# Bounding the Euclidean distance between a given point and the “boundary” of a manifold

Consider a $$d$$-dimensional smooth manifold $$M$$ in $$\mathbb{R}^D$$ ($$d < D$$). Denote $$B_r(c)$$ as an open Euclidean norm ball in $$\mathbb{R}^D$$ with center $$c$$ and radius $$r$$. For a positive real number $$\Delta < r$$ and $$c \in M$$, let $$K = B_r(c) \setminus B_{r - \Delta}(c)$$ be the region between these two balls. We set $$U = M \bigcap B_r(c) \neq \emptyset$$ and $$V = M \bigcap K \neq \emptyset$$.

Suppose the reach of the manifold is upper bounded by $$\tau$$. We pick $$r < \frac{\tau}{2}$$, and let $$\phi$$ be the projection onto the tangent space at $$c$$. As shown in http://people.cs.uchicago.edu/~niyogi/papersps/NiySmaWeiHom.pdf, the derivative of the projection is nonsingular. Then $$(U, \phi)$$ is a chart for $$M$$.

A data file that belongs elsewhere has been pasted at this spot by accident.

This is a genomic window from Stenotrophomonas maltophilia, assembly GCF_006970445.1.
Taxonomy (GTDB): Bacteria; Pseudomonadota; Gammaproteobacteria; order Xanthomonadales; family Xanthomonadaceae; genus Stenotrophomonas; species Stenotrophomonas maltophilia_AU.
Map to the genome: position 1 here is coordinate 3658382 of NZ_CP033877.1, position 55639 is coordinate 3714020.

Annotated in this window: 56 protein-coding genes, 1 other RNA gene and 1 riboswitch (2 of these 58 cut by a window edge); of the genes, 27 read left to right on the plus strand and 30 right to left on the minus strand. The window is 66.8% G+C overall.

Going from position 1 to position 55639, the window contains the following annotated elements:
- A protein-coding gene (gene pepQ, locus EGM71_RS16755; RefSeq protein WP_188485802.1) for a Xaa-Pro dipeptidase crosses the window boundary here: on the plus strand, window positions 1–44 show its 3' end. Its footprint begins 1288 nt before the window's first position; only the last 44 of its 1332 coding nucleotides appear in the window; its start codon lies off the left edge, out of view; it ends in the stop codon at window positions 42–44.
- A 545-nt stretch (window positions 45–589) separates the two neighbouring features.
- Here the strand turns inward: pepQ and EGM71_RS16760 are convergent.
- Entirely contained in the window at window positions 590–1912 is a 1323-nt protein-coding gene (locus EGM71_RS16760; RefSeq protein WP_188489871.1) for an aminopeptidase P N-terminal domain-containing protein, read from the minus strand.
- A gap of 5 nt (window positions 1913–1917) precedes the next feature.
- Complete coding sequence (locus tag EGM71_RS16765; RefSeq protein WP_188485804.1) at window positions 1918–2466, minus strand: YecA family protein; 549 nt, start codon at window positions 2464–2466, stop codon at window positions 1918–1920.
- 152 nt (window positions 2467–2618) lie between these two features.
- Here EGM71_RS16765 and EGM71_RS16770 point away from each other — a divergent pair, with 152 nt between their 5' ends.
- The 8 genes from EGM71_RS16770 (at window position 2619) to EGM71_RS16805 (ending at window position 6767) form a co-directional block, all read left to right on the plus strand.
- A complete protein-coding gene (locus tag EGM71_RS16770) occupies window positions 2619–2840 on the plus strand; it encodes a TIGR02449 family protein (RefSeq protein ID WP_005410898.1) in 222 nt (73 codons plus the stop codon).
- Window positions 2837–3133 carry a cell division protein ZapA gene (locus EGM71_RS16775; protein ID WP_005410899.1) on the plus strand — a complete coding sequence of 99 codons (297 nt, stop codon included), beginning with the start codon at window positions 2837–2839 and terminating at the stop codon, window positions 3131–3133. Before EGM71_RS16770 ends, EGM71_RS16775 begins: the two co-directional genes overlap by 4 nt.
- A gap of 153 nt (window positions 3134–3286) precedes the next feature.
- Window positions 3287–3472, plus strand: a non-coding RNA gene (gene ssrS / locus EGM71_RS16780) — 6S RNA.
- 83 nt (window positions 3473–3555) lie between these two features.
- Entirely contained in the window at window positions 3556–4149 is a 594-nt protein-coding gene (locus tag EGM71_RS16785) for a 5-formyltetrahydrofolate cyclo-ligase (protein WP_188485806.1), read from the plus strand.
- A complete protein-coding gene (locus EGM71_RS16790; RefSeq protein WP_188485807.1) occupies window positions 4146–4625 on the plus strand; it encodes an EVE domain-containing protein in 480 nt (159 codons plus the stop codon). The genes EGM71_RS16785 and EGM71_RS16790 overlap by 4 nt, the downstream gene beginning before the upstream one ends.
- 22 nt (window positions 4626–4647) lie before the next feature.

Let $$x \in V$$. We are interested in bounding the Euclidean distance between $$x$$ and $$\phi^{-1}\left(\overline{\phi(U)}\right)$$, where $$\overline{\phi(U)}$$ denotes the "boundary" of $$\phi(U)$$, i.e., $$\textrm{cl}(\phi(U)) \setminus \textrm{int}(\phi(U))$$ (cl for closure and int for interior).

I am new to the differential geometry and have stuck on this problem for quite a while. My intuition is that since the curvature of the manifold is restricted, by making $$\Delta$$ small, the Euclidean distance can be bounded by a function of $$\Delta$$ and $$r$$. Unfortunately, I cannot come up with any rigorous argument, nor any counterexamples.